There was a wishing bell near the entrance….it was enclosed in a large Chinese like coin that was hanging down in a pit.  You bought 50 throwing coins for $1.50 and then threw them at the little bell.  If you hit the bell, then your wish should be granted.  Tom and Joe shared the 50 coins.  Joe hit the bell once and Tom hit it three times. 

Twelve Chinese Zodiac birth signs/years – Helen’s (1945) is a rooster and Joe’s (1950) is a dog, though he has his hand on a monkey.  They were both born under the Aquarius sign according to their birthdates and the Western monthly astrological signs.
Beijing Tower – Central TV Tower
On the way home we stopped to see some of the Olympic structures.  The “Birds Nest,”
the large stadium (110,000) for the opening and closing ceremonies as well as for track and field
Administrative building
and the “Water Cube” (shaped like bubbles) for the swimming events. 
They are unbelievable! 
They are not open to the public yet but we drove pretty close to get a good look.  The facilities are impressive, however, we think people going to the Olympics are going to be surprised and upset with the air pollution, traffic and costs, let alone the difficulty in communicating.  There are relatively few people who can speak English and foreigners are not going to be able to read or pronounce Chinese figures.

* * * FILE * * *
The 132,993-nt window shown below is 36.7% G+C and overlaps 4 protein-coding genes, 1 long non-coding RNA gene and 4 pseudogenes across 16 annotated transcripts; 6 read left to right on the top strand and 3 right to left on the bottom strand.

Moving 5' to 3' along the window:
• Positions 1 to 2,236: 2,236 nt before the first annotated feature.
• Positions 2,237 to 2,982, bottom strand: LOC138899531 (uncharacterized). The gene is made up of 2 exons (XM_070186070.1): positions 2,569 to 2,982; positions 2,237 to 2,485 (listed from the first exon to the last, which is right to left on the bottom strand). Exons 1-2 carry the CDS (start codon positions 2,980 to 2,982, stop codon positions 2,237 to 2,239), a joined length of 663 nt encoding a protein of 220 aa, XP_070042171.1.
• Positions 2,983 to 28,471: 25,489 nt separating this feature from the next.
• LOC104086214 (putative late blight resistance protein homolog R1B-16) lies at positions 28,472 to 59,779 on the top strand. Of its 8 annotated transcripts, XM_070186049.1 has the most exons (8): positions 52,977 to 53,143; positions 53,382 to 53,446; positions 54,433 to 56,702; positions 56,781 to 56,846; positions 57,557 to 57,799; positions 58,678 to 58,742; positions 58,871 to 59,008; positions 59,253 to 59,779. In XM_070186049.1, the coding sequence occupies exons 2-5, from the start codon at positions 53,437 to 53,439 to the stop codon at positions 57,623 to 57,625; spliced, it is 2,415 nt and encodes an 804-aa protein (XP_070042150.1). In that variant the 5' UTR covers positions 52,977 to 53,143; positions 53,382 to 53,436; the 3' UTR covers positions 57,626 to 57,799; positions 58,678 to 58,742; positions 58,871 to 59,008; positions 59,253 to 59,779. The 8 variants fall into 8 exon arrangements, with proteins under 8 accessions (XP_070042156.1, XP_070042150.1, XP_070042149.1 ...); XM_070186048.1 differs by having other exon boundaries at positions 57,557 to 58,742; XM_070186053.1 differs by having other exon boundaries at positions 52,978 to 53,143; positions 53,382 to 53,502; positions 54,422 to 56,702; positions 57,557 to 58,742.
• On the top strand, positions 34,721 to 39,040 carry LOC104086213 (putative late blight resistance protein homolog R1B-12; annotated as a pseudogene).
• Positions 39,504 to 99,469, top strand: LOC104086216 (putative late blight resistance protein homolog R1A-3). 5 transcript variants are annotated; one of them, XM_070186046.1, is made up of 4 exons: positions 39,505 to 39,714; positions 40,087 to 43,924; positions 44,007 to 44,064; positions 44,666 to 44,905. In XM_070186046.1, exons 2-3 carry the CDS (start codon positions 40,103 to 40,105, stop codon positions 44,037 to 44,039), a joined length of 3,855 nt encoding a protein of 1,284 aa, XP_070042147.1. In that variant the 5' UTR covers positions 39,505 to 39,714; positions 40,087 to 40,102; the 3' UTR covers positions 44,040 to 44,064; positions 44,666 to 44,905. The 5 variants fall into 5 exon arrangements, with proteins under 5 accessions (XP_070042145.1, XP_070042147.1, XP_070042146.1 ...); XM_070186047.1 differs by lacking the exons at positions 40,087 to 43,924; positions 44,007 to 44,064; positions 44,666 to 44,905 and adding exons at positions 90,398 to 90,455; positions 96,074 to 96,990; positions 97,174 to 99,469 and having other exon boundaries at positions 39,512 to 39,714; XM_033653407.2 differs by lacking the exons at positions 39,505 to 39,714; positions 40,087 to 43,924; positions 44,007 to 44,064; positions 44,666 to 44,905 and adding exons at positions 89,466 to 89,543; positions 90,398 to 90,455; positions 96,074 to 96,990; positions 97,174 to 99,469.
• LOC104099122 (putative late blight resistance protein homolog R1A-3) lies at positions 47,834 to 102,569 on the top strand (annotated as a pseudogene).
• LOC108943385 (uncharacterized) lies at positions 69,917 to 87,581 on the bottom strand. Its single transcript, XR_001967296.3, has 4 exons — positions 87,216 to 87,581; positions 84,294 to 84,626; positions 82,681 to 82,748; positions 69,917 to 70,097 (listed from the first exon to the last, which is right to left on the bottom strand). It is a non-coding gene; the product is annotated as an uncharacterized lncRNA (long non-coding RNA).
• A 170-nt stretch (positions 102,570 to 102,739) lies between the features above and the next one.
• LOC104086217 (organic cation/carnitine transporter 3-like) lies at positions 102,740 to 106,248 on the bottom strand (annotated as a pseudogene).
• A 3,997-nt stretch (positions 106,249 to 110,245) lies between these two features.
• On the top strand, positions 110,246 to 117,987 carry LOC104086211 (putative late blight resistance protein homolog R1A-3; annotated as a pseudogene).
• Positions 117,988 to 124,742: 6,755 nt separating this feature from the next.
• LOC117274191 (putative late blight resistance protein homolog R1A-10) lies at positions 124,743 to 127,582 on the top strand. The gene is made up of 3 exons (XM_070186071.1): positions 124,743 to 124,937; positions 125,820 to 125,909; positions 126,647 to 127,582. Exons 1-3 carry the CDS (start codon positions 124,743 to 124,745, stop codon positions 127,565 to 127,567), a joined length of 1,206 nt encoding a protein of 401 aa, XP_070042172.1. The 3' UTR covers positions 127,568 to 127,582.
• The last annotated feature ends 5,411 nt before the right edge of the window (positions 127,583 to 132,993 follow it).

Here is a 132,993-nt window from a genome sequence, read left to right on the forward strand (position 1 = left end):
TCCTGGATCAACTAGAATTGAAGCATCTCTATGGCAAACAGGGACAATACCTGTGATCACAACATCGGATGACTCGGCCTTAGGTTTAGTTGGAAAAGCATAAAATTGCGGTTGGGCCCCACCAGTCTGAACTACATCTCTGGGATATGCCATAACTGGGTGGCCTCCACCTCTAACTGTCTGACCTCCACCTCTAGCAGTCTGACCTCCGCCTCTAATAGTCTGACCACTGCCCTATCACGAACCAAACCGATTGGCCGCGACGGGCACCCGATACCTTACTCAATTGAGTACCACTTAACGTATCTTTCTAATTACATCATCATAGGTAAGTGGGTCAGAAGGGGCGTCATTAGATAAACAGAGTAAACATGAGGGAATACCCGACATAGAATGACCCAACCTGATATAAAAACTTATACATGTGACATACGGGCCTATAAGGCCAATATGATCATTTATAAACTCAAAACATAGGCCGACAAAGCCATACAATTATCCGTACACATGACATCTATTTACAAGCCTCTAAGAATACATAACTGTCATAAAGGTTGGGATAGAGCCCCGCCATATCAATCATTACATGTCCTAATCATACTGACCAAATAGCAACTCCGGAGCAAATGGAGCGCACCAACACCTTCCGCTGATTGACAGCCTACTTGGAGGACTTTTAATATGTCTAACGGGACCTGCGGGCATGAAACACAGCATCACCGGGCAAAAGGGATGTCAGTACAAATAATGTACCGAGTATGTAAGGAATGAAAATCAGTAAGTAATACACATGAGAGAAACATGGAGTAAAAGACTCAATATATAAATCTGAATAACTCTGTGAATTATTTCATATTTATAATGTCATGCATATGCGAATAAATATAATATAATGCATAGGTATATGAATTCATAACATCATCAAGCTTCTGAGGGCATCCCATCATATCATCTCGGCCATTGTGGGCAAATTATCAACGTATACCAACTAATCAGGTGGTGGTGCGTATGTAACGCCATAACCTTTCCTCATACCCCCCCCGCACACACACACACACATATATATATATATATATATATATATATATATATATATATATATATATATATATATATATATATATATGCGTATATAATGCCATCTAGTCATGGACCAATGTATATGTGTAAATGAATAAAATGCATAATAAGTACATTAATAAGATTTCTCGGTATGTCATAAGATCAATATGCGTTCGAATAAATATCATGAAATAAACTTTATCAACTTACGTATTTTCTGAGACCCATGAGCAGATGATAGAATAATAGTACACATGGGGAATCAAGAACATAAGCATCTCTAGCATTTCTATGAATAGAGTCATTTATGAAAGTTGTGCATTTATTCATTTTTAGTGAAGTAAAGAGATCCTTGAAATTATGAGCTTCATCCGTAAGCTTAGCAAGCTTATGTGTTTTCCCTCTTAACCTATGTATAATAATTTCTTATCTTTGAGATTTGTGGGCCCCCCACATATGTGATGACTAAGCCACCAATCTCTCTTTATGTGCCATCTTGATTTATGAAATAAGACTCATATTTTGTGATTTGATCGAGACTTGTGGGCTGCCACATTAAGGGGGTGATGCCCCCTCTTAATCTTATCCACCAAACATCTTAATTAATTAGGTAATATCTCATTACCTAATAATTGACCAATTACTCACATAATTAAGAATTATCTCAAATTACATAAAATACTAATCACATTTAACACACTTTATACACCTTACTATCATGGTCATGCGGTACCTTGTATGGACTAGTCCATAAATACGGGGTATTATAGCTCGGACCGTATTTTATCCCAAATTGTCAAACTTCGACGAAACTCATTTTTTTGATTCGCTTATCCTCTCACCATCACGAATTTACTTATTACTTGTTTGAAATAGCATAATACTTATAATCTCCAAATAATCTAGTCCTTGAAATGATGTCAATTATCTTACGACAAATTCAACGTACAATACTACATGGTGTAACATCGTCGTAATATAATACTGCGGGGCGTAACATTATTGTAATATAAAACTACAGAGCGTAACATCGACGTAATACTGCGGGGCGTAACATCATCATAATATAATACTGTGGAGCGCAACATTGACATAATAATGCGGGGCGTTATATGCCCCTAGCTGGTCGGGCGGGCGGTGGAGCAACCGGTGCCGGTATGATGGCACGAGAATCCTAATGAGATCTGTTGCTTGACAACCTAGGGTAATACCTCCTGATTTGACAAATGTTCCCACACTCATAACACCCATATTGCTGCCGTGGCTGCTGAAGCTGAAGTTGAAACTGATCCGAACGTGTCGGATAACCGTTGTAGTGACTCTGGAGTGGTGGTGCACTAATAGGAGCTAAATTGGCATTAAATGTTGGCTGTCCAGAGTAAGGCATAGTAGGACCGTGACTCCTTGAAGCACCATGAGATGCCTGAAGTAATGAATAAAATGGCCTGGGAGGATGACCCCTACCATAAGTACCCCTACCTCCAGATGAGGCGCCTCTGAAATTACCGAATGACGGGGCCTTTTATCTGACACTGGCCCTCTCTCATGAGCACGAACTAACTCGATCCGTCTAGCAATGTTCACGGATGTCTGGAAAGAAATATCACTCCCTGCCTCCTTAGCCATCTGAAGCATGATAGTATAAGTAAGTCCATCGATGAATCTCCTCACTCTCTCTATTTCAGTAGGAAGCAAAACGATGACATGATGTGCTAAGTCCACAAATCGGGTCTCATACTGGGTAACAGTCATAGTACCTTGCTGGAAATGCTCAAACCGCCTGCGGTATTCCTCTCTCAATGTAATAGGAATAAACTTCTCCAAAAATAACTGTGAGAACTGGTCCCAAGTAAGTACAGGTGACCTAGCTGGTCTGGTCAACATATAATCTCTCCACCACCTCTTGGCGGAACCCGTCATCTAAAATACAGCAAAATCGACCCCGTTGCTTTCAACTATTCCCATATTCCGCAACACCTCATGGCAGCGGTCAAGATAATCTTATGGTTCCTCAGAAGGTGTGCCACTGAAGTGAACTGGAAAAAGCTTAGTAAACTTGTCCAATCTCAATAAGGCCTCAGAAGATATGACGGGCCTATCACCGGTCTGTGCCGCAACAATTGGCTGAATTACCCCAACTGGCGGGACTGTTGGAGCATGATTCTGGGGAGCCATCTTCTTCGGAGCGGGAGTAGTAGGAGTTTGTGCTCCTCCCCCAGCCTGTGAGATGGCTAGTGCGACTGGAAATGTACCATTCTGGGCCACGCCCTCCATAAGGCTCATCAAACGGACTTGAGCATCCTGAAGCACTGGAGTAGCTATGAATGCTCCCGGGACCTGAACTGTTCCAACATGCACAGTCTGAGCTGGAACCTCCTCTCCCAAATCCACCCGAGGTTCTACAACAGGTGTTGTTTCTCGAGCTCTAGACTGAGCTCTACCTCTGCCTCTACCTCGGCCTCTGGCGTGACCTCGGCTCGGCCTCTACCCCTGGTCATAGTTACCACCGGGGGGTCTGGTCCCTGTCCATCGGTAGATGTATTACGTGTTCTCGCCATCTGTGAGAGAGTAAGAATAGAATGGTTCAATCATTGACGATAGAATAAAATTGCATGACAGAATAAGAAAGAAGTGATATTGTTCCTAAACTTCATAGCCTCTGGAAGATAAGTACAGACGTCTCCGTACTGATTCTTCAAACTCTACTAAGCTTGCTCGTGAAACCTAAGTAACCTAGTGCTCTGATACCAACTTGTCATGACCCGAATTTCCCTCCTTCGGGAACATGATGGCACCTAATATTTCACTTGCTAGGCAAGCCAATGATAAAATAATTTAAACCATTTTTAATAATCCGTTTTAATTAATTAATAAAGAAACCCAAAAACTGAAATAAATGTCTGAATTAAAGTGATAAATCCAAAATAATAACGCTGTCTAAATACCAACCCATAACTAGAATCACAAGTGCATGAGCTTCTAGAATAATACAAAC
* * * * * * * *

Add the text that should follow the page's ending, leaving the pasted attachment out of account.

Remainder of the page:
Forbidden City

May 9, 2008

Tom – We took the 7:15 shuttle from River Garden Villa to the US Embassy and then hopped a subway to the Forbidden City.  It was crowded today and on the platform there were several official subway pushers to cram as many people on the trains as possible.  We felt like sardines! 


Just inside the Meridian (south) Gate of the Forbidden City (also known as the Imperial Palace) we hired a young man named Wong to serve as our guide. Helen and Wong are standing in front of the Gate of Supreme Harmony.

The Forbidden City was the ritual center of the last two dynasties, the Ming (1368-1644) and the Qing (1644-1911).  The size of the complex is mind boggling (1,000,000 square meters)! 

Imperial Throne

We spent two hours and just covered the structures along the north-south axis of the city. 

Impressive bronzes

Each symbolic

Our guide insisted that he take our picture in front of a symbol for the “Happy Family.” 

I also took a picture of a Chinese couple in a favorite spot of the Imperial Garden in front of the North Gate.


“Cool” elephant